from The American Heritage® Dictionary of the English Language, 4th Edition
- n. A short club with one knobbed end, used as a weapon by warriors of certain South African peoples.
from the GNU version of the Collaborative International Dictionary of English
- n. A short wooden club with a knobbed end used as a missile weapon by Kafir and other native tribes of South Africa.
from The Century Dictionary and Cyclopedia
- n. See kirri.
from WordNet 3.0 Copyright 2006 by Princeton University. All rights reserved.
- n. a short wooden club with a heavy knob on one end; used by aborigines in southern Africa
Lawyers for Creamer have asked forensic experts to consider the possibility that a South African tribal stick known as a knobkerrie was used in the killing.
A few months later, in February 2008, Mrs Creamer killed her husband David by stabbing him once in the abdomen and bashing him, possibly with an African tribal stick known as a knobkerrie, at their home in the eastern Victorian town of Moe.
The hard clicks and tongue-twisting consonants of the Zulu language had a rhythm and a melody that was unique, and to speak it, even here in the dark, unarmed, with a knobkerrie poised above his head, gave Emmanuel pleasure.
A wood knobkerrie, a native club, was raised high in the air.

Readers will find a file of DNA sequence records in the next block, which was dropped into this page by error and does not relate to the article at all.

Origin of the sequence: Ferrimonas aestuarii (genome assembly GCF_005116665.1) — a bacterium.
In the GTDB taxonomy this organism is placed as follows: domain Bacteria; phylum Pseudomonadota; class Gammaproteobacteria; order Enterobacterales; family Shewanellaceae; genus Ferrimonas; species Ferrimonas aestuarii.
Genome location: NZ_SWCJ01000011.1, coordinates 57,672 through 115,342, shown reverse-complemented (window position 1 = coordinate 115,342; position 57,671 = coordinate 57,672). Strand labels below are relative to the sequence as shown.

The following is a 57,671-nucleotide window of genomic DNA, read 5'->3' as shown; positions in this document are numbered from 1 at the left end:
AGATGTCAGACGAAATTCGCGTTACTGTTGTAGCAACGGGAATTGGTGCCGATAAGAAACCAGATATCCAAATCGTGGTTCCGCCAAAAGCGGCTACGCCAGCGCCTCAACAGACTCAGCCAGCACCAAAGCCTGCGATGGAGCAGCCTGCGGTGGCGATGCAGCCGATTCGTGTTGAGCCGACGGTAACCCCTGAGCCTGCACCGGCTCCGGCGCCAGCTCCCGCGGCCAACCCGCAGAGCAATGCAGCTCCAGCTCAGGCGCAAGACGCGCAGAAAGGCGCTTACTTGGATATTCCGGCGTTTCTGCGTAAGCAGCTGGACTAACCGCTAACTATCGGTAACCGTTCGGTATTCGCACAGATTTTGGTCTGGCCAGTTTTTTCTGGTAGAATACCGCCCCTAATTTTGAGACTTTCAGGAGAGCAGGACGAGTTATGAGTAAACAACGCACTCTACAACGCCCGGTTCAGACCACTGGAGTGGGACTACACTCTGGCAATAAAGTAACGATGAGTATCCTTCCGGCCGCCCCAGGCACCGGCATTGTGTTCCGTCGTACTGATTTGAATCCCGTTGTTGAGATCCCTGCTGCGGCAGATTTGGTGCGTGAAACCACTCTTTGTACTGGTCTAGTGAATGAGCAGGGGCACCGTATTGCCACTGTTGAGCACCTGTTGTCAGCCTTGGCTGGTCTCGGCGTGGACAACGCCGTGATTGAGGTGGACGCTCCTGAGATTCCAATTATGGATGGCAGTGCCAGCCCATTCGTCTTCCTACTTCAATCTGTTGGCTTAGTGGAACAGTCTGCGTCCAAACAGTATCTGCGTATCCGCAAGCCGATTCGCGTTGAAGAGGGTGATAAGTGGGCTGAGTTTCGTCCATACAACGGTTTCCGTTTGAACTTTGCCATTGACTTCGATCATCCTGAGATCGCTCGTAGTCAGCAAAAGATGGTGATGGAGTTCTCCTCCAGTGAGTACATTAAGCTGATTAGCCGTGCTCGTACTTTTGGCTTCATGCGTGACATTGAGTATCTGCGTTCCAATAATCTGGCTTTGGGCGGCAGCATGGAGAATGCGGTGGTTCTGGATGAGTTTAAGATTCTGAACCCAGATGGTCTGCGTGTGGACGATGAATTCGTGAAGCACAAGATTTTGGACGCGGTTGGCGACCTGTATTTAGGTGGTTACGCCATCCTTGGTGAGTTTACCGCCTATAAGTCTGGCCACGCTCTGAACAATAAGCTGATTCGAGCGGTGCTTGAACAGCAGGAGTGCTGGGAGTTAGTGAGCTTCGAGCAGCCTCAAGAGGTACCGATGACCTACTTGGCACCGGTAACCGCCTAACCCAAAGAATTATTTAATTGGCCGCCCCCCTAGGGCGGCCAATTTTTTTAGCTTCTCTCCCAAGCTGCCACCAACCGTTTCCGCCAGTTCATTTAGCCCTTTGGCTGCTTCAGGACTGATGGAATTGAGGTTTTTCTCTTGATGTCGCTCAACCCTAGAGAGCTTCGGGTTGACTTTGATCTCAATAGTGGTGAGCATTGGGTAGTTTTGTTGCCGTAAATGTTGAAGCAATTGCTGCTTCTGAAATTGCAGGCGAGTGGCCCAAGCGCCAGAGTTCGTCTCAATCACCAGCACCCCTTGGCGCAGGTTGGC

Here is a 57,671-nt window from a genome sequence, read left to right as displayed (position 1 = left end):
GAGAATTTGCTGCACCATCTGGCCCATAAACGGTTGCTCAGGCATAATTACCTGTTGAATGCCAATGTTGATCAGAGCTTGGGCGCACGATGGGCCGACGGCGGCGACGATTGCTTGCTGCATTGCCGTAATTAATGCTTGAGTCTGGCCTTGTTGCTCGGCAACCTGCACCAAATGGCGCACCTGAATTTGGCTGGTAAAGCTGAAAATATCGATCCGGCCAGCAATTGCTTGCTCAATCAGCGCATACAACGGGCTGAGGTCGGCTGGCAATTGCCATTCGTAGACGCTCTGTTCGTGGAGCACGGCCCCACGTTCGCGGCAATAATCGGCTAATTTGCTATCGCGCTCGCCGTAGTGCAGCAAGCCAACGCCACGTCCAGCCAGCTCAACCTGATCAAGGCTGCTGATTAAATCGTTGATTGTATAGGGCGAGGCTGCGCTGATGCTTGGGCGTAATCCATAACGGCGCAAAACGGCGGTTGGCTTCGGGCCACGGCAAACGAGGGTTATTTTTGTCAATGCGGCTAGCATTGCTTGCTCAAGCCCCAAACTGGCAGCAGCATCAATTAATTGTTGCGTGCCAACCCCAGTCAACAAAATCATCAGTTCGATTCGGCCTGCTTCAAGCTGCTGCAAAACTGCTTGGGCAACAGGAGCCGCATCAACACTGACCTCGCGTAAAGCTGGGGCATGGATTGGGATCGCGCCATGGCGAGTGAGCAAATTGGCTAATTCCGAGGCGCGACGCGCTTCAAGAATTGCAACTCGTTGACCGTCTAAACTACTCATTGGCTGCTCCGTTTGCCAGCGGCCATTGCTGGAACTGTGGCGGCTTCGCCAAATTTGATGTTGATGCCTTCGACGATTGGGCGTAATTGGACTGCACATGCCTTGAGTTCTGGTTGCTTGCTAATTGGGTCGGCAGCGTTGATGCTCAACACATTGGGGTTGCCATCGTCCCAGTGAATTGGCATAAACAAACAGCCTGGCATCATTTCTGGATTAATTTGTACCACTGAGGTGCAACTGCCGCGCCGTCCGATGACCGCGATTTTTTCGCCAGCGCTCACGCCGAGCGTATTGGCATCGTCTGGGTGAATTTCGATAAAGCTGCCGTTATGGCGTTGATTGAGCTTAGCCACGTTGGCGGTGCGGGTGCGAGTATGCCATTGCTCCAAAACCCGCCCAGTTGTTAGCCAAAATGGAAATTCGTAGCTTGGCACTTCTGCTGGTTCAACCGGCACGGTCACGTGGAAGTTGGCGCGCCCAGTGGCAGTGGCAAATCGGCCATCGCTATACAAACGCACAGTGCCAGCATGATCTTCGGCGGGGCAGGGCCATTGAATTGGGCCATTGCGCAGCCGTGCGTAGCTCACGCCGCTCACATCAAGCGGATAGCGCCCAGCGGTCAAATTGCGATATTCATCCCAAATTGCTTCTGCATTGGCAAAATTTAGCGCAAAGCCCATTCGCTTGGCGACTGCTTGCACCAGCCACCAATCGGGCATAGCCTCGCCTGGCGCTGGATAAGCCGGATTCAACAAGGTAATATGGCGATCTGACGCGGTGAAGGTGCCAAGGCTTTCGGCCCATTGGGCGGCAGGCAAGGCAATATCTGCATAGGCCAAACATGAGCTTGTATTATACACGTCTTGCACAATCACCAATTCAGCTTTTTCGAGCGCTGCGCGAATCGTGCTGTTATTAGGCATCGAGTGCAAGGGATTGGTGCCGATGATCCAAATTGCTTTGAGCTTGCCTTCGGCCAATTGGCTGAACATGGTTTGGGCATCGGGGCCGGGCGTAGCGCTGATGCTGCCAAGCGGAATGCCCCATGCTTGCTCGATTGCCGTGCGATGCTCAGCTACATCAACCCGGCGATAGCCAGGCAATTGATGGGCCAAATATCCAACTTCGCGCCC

In his confession, Hardus says he went upstairs and bashed his father on the head with a knobkerrie.
Behind the team the gun was bouncing over the ground, with some poor devil clinging to the muzzle, his feet trailing in the dust, until a Zulu, leaping behind, dashed his brains out with a knobkerrie.
Its hard, dense wood is said to fashion the original cosh: the knobkerrie, or shillelagh, although Robert Graves asserts in The White Goddess that the weapon is in fact an oak club.
Some, carrying sjamboks and a knobkerrie, danced in the street under the watchful eye of police.
Was in Port Sudan lately and bought a nice old Beja throwing stick, some kaskara, a shield, jambiya and a staff or knobkerrie.
Shoppers fled and shop-owners hurriedly lowered their shutters as thousands of stick - and knobkerrie-wielding protesters ran through Durban's city centre on Tuesday to the city hall to object to plans to rename streets after ANC heroes.
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